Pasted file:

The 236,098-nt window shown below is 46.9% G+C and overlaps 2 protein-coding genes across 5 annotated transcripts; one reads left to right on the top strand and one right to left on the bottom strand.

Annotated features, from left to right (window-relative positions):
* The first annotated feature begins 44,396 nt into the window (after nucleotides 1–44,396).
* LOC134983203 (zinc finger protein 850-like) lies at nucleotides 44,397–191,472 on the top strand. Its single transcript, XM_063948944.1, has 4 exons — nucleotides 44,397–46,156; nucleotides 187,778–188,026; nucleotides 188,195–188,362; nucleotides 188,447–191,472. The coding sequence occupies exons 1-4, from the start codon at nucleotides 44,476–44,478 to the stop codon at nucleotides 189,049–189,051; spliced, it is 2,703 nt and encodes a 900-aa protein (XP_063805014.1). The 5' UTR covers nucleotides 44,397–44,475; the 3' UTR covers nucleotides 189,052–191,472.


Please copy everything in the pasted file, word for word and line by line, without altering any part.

The 236,098-nt window shown below is 46.9% G+C and overlaps 2 protein-coding genes across 5 annotated transcripts; one reads left to right on the top strand and one right to left on the bottom strand.

Annotated features, from left to right (window-relative positions):
* The first annotated feature begins 44,396 nt into the window (after nucleotides 1–44,396).
* LOC134983203 (zinc finger protein 850-like) lies at nucleotides 44,397–191,472 on the top strand. Its single transcript, XM_063948944.1, has 4 exons — nucleotides 44,397–46,156; nucleotides 187,778–188,026; nucleotides 188,195–188,362; nucleotides 188,447–191,472. The coding sequence occupies exons 1-4, from the start codon at nucleotides 44,476–44,478 to the stop codon at nucleotides 189,049–189,051; spliced, it is 2,703 nt and encodes a 900-aa protein (XP_063805014.1). The 5' UTR covers nucleotides 44,397–44,475; the 3' UTR covers nucleotides 189,052–191,472.